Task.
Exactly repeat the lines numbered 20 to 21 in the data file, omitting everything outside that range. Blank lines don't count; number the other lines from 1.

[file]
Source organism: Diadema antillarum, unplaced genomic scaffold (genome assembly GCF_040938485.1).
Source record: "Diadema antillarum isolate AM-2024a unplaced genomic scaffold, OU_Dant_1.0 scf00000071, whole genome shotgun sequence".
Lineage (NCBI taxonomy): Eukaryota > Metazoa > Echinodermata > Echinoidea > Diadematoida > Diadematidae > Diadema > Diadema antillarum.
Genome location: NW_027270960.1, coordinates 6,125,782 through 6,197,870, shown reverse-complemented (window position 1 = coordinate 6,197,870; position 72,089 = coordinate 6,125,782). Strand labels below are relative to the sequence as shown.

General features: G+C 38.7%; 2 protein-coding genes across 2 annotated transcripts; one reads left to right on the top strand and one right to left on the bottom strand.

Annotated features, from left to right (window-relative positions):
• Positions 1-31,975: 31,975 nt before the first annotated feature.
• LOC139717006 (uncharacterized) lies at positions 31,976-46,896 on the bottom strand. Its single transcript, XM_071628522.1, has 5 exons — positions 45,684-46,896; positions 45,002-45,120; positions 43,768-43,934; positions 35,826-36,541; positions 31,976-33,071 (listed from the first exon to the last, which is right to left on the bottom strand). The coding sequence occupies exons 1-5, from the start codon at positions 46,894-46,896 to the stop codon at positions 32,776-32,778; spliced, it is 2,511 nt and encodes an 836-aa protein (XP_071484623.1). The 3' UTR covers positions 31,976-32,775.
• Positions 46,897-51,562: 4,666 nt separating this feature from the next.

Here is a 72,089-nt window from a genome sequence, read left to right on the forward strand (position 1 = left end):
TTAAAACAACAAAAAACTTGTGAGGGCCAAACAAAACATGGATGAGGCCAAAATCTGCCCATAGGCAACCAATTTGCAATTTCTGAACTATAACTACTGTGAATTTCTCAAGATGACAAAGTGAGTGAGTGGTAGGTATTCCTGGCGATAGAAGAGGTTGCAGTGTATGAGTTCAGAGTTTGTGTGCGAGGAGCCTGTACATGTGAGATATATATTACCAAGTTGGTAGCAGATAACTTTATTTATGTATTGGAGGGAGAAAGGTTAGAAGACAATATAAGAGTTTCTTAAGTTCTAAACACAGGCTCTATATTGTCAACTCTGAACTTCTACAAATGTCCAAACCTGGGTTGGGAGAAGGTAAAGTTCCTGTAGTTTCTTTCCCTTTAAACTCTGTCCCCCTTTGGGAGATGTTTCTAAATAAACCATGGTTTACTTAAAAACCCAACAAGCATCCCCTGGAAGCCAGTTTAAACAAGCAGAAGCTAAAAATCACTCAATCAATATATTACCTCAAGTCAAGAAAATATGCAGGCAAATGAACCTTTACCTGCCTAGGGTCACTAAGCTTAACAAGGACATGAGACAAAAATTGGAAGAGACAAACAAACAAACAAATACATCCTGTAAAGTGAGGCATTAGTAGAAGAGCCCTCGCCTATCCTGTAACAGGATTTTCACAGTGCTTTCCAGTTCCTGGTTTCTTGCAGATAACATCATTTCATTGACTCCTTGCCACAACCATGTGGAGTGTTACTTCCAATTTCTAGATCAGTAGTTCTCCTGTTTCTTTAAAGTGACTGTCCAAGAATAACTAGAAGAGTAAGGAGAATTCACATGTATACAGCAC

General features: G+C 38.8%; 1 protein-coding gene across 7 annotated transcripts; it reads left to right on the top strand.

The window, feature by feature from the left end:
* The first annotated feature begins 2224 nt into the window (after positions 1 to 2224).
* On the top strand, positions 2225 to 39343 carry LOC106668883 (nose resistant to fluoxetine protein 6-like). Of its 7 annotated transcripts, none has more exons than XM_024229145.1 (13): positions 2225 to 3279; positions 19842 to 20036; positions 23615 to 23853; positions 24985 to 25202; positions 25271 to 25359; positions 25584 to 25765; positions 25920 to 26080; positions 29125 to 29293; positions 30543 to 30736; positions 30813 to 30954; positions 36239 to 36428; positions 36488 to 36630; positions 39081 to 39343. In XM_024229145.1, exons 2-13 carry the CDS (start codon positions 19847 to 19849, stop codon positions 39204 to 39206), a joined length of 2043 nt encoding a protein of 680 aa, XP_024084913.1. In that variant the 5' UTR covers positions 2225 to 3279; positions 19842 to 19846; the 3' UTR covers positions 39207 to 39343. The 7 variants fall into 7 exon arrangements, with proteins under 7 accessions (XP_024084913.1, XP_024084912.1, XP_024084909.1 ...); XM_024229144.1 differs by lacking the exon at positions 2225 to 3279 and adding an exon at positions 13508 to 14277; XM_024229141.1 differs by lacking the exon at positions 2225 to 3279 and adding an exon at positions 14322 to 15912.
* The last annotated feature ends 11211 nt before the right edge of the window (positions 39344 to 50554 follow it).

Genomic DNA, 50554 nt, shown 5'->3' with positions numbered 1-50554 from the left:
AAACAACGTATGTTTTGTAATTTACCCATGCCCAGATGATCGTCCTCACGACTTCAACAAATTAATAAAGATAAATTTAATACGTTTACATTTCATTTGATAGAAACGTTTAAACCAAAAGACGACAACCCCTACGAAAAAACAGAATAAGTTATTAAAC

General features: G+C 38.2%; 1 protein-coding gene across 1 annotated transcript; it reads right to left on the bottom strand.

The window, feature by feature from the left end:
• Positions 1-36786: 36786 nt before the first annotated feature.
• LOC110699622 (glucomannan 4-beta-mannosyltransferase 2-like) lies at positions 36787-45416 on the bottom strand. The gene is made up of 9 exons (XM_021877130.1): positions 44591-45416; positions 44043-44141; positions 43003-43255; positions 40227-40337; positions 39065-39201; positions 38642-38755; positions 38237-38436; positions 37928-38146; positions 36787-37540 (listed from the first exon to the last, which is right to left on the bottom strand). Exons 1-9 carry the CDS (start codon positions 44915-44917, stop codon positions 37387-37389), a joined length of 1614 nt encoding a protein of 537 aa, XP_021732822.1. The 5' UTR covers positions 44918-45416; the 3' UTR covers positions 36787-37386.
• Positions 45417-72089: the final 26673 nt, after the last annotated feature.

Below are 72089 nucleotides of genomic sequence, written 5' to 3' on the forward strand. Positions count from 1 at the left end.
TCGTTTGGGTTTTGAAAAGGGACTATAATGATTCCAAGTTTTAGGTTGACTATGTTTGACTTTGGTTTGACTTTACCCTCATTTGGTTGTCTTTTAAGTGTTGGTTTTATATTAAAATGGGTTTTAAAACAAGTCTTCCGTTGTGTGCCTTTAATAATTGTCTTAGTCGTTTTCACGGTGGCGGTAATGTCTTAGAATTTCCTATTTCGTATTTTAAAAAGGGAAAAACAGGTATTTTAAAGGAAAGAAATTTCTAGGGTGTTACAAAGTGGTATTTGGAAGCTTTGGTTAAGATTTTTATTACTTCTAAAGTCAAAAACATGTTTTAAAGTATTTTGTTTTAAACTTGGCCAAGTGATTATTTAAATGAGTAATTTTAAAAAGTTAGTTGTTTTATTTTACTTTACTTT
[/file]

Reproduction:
The window, feature by feature from the left end:
• Positions 1-36786: 36786 nt before the first annotated feature.